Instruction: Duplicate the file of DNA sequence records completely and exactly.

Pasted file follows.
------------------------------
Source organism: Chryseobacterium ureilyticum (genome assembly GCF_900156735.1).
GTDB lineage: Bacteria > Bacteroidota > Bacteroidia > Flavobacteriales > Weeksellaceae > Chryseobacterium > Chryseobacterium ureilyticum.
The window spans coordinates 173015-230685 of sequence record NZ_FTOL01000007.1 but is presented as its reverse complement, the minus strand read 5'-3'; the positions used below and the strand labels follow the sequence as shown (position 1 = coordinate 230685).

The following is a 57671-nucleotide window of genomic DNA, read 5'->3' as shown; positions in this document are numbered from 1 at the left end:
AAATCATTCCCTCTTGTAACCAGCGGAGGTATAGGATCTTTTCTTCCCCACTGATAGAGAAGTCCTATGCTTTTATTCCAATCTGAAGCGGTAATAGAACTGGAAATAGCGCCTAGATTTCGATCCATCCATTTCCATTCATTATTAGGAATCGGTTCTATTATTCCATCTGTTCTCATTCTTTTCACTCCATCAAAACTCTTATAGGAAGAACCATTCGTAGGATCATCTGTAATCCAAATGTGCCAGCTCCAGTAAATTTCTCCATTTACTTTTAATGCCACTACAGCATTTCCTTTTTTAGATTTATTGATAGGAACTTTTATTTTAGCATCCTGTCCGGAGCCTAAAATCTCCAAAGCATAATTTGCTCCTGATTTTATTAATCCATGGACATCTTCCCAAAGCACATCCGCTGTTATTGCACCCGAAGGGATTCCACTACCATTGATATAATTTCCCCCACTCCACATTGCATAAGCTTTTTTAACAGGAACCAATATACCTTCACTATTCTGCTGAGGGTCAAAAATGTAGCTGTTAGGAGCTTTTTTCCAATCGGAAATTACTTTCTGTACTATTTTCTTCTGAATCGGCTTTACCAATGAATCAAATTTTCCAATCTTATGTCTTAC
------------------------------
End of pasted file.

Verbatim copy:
Source organism: Chryseobacterium ureilyticum (genome assembly GCF_900156735.1).
GTDB lineage: Bacteria > Bacteroidota > Bacteroidia > Flavobacteriales > Weeksellaceae > Chryseobacterium > Chryseobacterium ureilyticum.
The window spans coordinates 173015-230685 of sequence record NZ_FTOL01000007.1 but is presented as its reverse complement, the minus strand read 5'-3'; the positions used below and the strand labels follow the sequence as shown (position 1 = coordinate 230685).

The following is a 57671-nucleotide window of genomic DNA, read 5'->3' as shown; positions in this document are numbered from 1 at the left end:
AAATCATTCCCTCTTGTAACCAGCGGAGGTATAGGATCTTTTCTTCCCCACTGATAGAGAAGTCCTATGCTTTTATTCCAATCTGAAGCGGTAATAGAACTGGAAATAGCGCCTAGATTTCGATCCATCCATTTCCATTCATTATTAGGAATCGGTTCTATTATTCCATCTGTTCTCATTCTTTTCACTCCATCAAAACTCTTATAGGAAGAACCATTCGTAGGATCATCTGTAATCCAAATGTGCCAGCTCCAGTAAATTTCTCCATTTACTTTTAATGCCACTACAGCATTTCCTTTTTTAGATTTATTGATAGGAACTTTTATTTTAGCATCCTGTCCGGAGCCTAAAATCTCCAAAGCATAATTTGCTCCTGATTTTATTAATCCATGGACATCTTCCCAAAGCACATCCGCTGTTATTGCACCCGAAGGGATTCCACTACCATTGATATAATTTCCCCCACTCCACATTGCATAAGCTTTTTTAACAGGAACCAATATACCTTCACTATTCTGCTGAGGGTCAAAAATGTAGCTGTTAGGAGCTTTTTTCCAATCGGAAATTACTTTCTGTACTATTTTCTTCTGAATCGGCTTTACCAATGAATCAAATTTTCCAATCTTATGTCTTAC